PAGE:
J O U R N A L / B L O G


Friday, March 22, 2013

In watercolors, I at once found something new and stumbled into an old friend. In finally finding a way of working with the pure negative space first experimented with in my web design photo manipulations for my first artist website (but never until now really ‘worked into’ for long enough to reveal features and the feel of working in that way as a practice rather than experiment) I discovered that the pure negative space has a charge that is entirely similar to the charge a completely blank canvas has before any mark has been made.
                There is nothing for a painter like staring into a blank canvas. It is a wonderful (and sometimes terrible) experience. I made a point of taking a whole day to do it at Evergreen one time, and it was a very productive thing to do. I think it is different for everyone, so I’ll not get too deep into what I felt. I simply felt more and more like a painter the more and more I looked at that empty surface: as a context, a framework, a medium, it was beautiful to me. It was something I had found. Similar to the way an empty Microsoft word document looks. And I spent time imagining all the things I might paint, all the things that build up behind the motion of a hand and brush movement, and are instantly translated into a new language, not from an old language so much as from no language at all. Wonderful to think of all the memories and ideas that influence a mark made. Yet none control it completely. In the matter of control, the outside jumps in and has its own influences. And so painting is not just an expression, but an interaction (hopefully that idea does not feel too cliché by the end of my writing). Who wants to have a one sided conversation? My imagination brimmed not just with the things I was bringing with me to the threshold of creation, but with the conversations I was going to have with the forces of reality containing both the canvas and I.
 Usually in my process of painting, there is kind of an initial goal of ‘filling’ the canvas, and then working into it. No space is to be left untouched, for the painting is either like a window or photograph into or of something, or at least it is a rectangular composition of form that relates its movement to the angles of the rectangle, and so every part of it contributes in an intentional way that I would intuitively associate with mark-making and treatment, however light or dark in contrast to other elements. That could even involve re-painting a flat white, but not a total lack of painting. I wanted the surface quality of my whole painting to be painted, it was simply the framework in which I thought about paintings. As I experimented in my painting practice I did make many attempts to leave untouched space in my paintings, but it never actually worked. It always looked unfinished—or rather, the elements I had painted in looked unfinished. The emptiness did not become a part of the total aesthetic effect in an immediately appreciable way. I tried this enough times that it frustrated me, and my next experiment was to try to relate the edges of what was painted with the empty space in a more complex way. The result of that more intensive attempt to paint with totally negative space left in the rectangle ultimately did not succeed either, though I enjoyed painting it.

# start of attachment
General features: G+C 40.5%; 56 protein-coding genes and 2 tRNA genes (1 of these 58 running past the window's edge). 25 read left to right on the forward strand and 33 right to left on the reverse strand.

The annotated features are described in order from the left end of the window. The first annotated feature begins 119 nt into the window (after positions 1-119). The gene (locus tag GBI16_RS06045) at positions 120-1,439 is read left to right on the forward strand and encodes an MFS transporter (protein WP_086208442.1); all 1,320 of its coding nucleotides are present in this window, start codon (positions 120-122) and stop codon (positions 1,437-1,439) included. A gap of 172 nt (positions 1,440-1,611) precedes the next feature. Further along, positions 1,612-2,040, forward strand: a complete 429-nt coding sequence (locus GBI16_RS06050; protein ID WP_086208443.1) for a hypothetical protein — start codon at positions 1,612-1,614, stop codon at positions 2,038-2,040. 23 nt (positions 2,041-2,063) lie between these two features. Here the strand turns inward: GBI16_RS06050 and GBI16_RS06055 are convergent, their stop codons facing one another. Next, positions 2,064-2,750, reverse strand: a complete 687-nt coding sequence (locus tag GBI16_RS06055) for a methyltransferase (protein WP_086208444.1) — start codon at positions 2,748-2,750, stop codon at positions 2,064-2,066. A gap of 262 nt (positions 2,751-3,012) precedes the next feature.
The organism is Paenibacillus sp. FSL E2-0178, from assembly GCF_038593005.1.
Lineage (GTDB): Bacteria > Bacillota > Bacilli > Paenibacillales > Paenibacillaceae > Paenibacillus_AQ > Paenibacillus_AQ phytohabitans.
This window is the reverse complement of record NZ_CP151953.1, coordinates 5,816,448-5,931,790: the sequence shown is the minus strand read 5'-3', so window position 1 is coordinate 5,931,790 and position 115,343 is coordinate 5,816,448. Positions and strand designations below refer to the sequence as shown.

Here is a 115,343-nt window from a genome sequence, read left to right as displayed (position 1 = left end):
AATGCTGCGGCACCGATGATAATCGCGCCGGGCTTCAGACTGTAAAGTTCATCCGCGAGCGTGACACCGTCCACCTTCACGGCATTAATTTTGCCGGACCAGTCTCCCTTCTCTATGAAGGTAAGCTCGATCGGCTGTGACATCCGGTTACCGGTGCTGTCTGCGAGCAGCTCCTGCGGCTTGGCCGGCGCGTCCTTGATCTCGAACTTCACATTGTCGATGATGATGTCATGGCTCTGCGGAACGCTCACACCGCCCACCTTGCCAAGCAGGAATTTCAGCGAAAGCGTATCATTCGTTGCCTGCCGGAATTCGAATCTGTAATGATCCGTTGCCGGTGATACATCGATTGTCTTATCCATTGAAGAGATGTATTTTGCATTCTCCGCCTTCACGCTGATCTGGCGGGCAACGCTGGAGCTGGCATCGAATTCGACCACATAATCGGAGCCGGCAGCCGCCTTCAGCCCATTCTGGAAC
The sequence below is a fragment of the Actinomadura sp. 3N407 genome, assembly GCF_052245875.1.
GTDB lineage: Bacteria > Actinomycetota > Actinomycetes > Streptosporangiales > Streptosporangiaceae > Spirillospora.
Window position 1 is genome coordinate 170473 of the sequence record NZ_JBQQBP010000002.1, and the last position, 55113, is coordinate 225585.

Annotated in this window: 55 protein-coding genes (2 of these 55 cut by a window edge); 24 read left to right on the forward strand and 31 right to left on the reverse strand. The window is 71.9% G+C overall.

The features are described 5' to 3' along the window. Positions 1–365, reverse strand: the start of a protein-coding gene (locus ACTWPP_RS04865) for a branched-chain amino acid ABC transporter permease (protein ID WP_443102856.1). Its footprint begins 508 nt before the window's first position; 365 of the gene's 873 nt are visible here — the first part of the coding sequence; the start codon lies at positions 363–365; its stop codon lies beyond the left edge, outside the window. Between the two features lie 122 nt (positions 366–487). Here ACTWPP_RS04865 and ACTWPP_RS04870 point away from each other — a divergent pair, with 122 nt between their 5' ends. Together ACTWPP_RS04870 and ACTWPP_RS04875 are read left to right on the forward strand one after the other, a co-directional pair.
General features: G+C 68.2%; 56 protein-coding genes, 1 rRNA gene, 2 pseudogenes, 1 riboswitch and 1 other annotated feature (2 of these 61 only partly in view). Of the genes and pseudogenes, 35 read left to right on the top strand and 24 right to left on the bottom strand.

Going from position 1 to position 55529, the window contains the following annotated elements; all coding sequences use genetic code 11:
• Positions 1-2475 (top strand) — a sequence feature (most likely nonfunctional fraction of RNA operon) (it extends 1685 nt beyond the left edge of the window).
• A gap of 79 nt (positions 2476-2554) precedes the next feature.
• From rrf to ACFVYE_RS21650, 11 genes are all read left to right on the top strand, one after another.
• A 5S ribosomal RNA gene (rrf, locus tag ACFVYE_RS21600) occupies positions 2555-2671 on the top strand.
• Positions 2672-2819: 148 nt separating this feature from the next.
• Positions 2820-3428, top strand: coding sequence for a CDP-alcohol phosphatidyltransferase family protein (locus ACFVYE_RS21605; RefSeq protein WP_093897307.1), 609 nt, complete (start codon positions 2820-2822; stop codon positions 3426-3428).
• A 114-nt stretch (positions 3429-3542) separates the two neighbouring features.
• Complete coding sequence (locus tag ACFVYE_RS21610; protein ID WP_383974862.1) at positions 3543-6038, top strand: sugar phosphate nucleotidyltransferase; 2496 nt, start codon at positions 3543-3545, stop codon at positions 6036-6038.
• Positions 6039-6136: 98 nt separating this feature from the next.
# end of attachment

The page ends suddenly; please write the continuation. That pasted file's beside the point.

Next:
The fact that I enjoyed painting it should have been a bigger tip off to me. When you are getting something out of the process, you enjoy it. As an artist I don’t think it’s reasonable to always expect to ‘enjoy’ making things, but if it starts to go away entirely you have a big problem on your hands. If you can’t get it back somehow, it is an unsolvable problem, and eventually you will not be creating or you will be so miserable that creating will mean nothing to you. Maybe you’re a machine and that’s ok with you. …Actually, the masochism to make ourselves into machines is a powerful tool for anyone, including artists. But in the very ability to make oneself into a machine is a suggestion I think, that one should not ever try to be just one machine, or hone just one nature. Flexibility and plasticity is the point, and the trap of consistency, baited with whatever (emotional ease, laziness, comfort, safety, security, respect, understanding), is a fatal one for an artist. The easiest way to figure out if you’re in the trap is to check and see if you are excited to work on your art. There will be many things you will consider as well, and in my case and many other’s, many times in which you consider those other things more important or worthwhile. Things like beauty, and cohesiveness, and responses from peers or family or friends or critics. And especially: your own critical response. Sure, those things might be important for the art. But the artist is a different story. Anyone who has been an artist for more than a few years as a serious endeavor knows that muses are fickle. It’s impossible to predict when they will wither and leave, when a dead muse will suddenly burst back into life, and just where in the hell the next one is hiding. An essential part to any artist is trust. Trust in something completely outside of yourself—and the dedication to move on in spite of ignorance. Another essential part of any artist is a respect of process. If you are considering being an artist you are probably already obsessed with the idea of finishing a work of art. That’s not something most artists really have to worry about. It’s already in their inclinations to want to finish something and be excited by that. The real goal is to not loose excitement in the process. If you can do that then you will not only finish things, you will keep making and finishing more things, and the most rewarding part of that cycle will not be any part of it in particular. It will be great to finish, but it will also be great to start. If you get a ton of satisfaction and happiness from finishing a work of art, if you really feel better than you have in ages, you’re in trouble.